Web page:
The Origins of Racism

Could the prejudice against Collingwood supporters come from the same evolved tendencies that sometimes give rise to racism and religious bigotry? Source: woowoowoo on Flickr

A criticism often flung at evolutionary studies of human behaviour is that, in revealing the origins of the human psyche’s darkest aspects, they might substantiate our worst traits. The hysteria over sociobiology arose from concerns that a biological understanding of human behaviour and society would be used to justify racism, sexism and various other forms of prejudice.

Ideologues will usually grab at anything that suits their world-view and ignore whatever contradicts it. But that should not change the questions scientists ask. In fact modern evolutionary biology is making enormous contributions to our understanding of how our ideas of race, racism, gender and sexism arise.

In this vein, I have enjoyed catching up with some of the most recent research on the evolution and neurobiology of race and racism. Two of the most interesting reads are an article on the Roots of Racism by Elizabeth Culotta, and a Nature Neuroscience review by Jennifer Kubota and colleagues on the Neuroscience of Race.

Where does racism come from?

Culotta’s article, part of a special section in Science on Human Conflict, isolates two important themes that are gathering support. First, racism is one of many expressions of our evolved capacity to live and work in groups. The very human tendency to identify with an “us” defines the broader “them”.

Outgroup “hate”, then, is a mirror image of ingroup “love”. Religious bigotry, ethnic mistrust and even an intense dislike of Collingwood supporters arise at first from our tendency to form coalitions and allegiances.

The other important theme is that antipathy toward members of other groups gains much of its traction through fear, particularly of males. The snap judgments people make about others may be part of a sensitive alarm system that evolved when the people most likely to present a violent threat were strange males.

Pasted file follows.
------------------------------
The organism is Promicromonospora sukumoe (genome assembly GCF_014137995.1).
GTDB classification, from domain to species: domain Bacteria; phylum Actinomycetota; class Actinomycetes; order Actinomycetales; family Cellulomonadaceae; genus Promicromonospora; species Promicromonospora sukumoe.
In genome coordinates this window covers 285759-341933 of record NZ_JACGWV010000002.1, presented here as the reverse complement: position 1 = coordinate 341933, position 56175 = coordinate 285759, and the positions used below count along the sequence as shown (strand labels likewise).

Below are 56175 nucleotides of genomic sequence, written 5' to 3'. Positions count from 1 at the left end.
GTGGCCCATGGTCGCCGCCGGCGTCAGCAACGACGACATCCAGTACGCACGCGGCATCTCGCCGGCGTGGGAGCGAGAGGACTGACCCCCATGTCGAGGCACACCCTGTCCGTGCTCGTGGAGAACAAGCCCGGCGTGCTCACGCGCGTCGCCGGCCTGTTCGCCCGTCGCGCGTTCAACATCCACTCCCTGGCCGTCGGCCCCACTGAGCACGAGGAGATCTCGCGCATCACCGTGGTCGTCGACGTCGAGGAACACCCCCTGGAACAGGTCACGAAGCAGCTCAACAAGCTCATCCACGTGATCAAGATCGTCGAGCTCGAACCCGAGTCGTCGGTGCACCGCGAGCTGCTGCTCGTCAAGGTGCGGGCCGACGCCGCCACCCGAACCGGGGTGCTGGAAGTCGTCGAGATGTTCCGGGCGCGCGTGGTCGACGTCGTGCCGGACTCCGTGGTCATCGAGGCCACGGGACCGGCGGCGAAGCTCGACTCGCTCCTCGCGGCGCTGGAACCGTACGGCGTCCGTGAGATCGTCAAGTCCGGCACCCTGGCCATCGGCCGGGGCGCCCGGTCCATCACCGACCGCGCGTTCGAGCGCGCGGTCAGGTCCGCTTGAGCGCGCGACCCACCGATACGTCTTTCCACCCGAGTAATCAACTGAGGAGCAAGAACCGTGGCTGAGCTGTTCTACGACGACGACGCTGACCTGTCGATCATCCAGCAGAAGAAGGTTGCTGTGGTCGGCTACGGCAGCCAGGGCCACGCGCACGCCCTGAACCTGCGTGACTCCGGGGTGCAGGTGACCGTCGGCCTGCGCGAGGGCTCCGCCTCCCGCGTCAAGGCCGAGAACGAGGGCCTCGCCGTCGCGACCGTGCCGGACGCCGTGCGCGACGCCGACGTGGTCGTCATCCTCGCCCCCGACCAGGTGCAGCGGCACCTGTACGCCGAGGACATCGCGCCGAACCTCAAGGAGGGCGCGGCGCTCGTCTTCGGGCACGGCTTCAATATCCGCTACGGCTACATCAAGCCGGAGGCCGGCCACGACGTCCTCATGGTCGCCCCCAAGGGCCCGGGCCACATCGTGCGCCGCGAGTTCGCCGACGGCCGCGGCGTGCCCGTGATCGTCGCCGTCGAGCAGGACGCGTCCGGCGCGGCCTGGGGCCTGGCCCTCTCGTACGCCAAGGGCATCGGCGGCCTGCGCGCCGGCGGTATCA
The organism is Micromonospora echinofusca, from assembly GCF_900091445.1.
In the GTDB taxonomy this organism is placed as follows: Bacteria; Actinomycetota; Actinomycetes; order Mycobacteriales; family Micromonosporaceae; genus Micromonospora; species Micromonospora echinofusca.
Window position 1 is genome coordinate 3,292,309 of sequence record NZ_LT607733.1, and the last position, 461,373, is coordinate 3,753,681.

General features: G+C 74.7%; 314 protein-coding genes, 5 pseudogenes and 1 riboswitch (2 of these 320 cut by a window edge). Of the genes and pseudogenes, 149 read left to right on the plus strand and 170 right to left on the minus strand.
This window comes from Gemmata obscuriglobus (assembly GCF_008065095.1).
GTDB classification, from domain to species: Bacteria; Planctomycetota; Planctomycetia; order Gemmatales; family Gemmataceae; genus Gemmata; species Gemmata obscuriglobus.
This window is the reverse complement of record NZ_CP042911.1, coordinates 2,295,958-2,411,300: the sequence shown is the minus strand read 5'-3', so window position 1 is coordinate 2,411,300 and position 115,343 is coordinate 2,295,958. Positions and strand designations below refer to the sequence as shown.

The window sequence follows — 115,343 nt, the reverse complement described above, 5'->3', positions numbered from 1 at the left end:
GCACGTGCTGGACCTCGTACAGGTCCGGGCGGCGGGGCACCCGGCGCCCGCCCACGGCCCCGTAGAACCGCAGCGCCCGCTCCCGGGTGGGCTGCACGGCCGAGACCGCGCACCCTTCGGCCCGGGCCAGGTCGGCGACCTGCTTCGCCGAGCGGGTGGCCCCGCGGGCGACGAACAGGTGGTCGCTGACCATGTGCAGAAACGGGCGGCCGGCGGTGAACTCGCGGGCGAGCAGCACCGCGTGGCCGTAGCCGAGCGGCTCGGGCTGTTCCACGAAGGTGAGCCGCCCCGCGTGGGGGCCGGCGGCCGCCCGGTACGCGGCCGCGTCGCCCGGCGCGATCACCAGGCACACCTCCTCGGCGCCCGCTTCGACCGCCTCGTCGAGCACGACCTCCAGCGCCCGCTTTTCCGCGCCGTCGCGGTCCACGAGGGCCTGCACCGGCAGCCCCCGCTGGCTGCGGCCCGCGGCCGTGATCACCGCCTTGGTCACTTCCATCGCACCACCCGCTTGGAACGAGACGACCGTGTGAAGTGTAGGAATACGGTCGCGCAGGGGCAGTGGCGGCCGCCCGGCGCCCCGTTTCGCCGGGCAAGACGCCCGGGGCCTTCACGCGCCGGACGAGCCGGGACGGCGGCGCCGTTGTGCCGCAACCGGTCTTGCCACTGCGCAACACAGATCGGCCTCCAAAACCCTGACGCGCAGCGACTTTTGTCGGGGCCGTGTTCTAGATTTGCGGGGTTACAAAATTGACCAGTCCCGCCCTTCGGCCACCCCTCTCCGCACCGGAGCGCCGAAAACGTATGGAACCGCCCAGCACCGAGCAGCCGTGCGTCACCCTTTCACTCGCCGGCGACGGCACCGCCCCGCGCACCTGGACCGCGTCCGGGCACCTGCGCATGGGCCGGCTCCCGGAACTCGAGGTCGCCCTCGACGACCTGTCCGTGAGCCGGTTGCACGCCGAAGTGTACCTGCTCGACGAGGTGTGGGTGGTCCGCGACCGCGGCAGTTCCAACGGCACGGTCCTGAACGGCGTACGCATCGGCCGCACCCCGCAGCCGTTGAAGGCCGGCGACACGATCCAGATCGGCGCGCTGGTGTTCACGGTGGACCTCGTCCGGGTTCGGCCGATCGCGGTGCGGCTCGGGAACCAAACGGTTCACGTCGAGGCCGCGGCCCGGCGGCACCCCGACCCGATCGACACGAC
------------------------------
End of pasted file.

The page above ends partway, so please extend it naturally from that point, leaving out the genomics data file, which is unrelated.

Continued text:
This idea is part of a simmering discussion about the importance of male aggression in human evolution. According to the “Male Warrior Hypothesis”, men have evolved stronger tendencies to form coalitions to attack other groups and to defend their own groups, families and property against coalitions of other men.

Racism on the brain

There is more to racism, of course, than a fear of strange men. But Kubota et al’s review of the neuroscience evidence for how we respond to race suggests that there is some substance to this idea.

Studies exploring which the parts of the brain are associated with the formation of beliefs about race and how we respond to racial features often implicate the amygdala. This region is also known to be important in fear conditioning, highlighting a mechanistic link between fear and how people respond to race.

Neuroscience studies also show that the machinery of in-group recognition may contribute to the way people are less empathic toward outgroup members. People better identify and remember faces from their own racial group. Areas of the brain involved in face recognition are more active when viewing same-race faces. According to Kubota and her colleagues, this suggests that out-group faces “may not be ‘faces’ with the same intensity as ingroup … faces”.

Wired?

If you’re a regular reader, you may have picked up that I despise the lazy metaphor of the brain being “wired” – and especially “hardwired” for certain traits. Brains are not computers, and neurons are not wires. We really don’t have an adequate metaphor for how the brain works. In fact our understanding of the brain moves so fast that no metaphor could keep up.

Few media outlets use the idea of “hardwiring” more clunkily than Britain’s Daily Mail (an outlet I’ve had issue with in the past). Their take on the Nature Neuroscience review last month was to report that racism is – you guessed it – ‘hardwired’ into the human brain.